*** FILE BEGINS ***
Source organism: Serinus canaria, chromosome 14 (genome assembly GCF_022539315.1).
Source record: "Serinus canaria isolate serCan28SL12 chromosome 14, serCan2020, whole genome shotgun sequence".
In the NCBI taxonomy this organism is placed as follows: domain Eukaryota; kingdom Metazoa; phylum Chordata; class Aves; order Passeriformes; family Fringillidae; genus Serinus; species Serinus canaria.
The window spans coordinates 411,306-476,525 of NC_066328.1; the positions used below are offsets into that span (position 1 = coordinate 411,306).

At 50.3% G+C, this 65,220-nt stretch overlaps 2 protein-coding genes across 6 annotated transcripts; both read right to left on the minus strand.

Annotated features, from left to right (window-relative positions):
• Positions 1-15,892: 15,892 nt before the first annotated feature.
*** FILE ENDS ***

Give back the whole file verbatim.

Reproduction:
Source organism: Serinus canaria, chromosome 14 (genome assembly GCF_022539315.1).
Source record: "Serinus canaria isolate serCan28SL12 chromosome 14, serCan2020, whole genome shotgun sequence".
In the NCBI taxonomy this organism is placed as follows: domain Eukaryota; kingdom Metazoa; phylum Chordata; class Aves; order Passeriformes; family Fringillidae; genus Serinus; species Serinus canaria.
The window spans coordinates 411,306-476,525 of NC_066328.1; the positions used below are offsets into that span (position 1 = coordinate 411,306).

At 50.3% G+C, this 65,220-nt stretch overlaps 2 protein-coding genes across 6 annotated transcripts; both read right to left on the minus strand.

Annotated features, from left to right (window-relative positions):
• Positions 1-15,892: 15,892 nt before the first annotated feature.